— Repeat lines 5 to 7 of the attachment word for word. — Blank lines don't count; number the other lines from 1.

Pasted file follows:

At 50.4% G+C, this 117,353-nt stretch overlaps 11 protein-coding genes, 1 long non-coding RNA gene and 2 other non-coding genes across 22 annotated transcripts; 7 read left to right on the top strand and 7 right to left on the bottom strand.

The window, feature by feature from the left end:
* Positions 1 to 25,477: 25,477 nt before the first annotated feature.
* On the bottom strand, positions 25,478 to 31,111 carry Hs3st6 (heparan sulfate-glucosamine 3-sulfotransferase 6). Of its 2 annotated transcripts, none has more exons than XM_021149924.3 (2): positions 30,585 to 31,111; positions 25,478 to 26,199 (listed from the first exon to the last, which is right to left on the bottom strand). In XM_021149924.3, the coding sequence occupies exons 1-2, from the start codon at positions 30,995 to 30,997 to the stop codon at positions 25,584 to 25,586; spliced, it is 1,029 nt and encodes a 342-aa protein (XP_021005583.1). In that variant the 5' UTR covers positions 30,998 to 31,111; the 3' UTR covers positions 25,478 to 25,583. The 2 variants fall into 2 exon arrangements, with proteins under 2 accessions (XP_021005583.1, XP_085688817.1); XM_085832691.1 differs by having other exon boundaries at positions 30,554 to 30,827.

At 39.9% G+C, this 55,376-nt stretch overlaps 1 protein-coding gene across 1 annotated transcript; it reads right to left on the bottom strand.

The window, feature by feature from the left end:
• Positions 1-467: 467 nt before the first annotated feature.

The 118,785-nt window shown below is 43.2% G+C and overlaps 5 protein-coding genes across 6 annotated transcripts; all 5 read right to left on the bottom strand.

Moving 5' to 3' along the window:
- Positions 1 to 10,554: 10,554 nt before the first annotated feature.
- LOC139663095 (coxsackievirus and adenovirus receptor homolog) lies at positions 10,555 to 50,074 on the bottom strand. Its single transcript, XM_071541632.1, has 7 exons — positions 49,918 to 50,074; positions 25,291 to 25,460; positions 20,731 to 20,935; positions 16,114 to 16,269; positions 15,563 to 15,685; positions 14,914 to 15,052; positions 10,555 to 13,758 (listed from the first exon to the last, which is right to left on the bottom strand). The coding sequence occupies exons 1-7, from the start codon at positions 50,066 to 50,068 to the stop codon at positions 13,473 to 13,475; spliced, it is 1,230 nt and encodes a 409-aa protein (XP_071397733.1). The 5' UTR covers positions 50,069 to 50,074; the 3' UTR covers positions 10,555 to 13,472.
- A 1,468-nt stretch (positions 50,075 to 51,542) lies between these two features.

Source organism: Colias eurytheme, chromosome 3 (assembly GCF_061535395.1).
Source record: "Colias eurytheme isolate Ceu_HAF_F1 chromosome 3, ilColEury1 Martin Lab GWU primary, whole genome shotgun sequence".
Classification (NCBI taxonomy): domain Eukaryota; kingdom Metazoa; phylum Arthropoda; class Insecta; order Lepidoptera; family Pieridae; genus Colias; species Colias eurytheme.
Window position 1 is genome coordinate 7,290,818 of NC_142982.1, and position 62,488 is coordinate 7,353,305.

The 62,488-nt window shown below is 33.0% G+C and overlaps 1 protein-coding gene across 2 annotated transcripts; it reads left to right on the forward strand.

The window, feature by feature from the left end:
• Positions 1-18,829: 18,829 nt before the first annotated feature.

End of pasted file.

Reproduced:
At 39.9% G+C, this 55,376-nt stretch overlaps 1 protein-coding gene across 1 annotated transcript; it reads right to left on the bottom strand.

The window, feature by feature from the left end:
• Positions 1-467: 467 nt before the first annotated feature.